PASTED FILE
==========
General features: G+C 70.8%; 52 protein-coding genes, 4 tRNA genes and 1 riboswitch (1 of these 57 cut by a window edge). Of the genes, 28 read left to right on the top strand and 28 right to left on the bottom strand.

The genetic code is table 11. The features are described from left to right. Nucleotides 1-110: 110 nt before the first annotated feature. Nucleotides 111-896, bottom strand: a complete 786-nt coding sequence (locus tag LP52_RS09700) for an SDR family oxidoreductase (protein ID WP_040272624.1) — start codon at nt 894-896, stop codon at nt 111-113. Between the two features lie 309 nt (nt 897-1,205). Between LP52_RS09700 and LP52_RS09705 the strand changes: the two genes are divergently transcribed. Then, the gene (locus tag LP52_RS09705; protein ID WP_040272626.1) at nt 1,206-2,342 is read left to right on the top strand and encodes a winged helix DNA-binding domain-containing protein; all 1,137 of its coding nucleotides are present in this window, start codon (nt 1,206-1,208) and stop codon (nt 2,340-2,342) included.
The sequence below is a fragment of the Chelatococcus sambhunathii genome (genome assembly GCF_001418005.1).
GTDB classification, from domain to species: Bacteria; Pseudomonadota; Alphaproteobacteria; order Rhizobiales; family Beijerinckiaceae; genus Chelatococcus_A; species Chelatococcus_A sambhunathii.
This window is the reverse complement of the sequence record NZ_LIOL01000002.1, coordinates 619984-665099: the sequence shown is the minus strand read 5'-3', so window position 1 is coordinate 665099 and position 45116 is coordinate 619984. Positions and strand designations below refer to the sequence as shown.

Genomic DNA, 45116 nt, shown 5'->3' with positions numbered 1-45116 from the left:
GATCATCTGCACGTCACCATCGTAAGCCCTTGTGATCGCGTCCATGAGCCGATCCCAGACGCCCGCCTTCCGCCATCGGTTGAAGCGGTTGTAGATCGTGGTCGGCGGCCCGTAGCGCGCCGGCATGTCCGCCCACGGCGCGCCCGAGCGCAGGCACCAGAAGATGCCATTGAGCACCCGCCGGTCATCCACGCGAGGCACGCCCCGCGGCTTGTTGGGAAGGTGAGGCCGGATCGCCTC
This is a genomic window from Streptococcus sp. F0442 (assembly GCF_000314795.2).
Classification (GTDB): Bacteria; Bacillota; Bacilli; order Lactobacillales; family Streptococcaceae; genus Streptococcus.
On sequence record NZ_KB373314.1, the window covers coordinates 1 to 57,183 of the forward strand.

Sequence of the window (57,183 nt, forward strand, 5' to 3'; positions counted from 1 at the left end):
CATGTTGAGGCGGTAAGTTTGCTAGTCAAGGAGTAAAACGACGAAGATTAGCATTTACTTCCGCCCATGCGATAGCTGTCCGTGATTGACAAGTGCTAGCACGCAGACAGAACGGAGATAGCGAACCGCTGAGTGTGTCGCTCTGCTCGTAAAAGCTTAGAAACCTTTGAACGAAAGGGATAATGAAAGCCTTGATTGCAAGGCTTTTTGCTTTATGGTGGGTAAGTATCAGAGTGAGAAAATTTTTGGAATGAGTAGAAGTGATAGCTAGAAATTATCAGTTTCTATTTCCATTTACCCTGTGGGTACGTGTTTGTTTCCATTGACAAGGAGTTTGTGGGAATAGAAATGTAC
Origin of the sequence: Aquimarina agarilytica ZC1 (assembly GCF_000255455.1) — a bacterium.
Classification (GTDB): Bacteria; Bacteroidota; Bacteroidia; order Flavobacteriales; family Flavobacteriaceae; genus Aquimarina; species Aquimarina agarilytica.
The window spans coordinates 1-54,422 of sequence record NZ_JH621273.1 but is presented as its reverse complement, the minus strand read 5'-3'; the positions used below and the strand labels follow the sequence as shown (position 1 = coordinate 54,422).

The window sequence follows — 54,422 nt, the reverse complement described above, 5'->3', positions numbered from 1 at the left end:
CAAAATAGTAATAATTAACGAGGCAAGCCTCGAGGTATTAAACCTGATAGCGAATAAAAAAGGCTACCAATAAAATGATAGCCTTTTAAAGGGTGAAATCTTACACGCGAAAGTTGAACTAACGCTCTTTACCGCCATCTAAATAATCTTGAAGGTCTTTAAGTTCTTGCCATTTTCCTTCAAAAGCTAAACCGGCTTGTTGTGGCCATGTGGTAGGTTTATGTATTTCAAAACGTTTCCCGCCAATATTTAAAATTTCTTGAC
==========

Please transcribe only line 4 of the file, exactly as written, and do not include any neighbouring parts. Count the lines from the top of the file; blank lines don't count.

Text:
GTDB classification, from domain to species: Bacteria; Pseudomonadota; Alphaproteobacteria; order Rhizobiales; family Beijerinckiaceae; genus Chelatococcus_A; species Chelatococcus_A sambhunathii.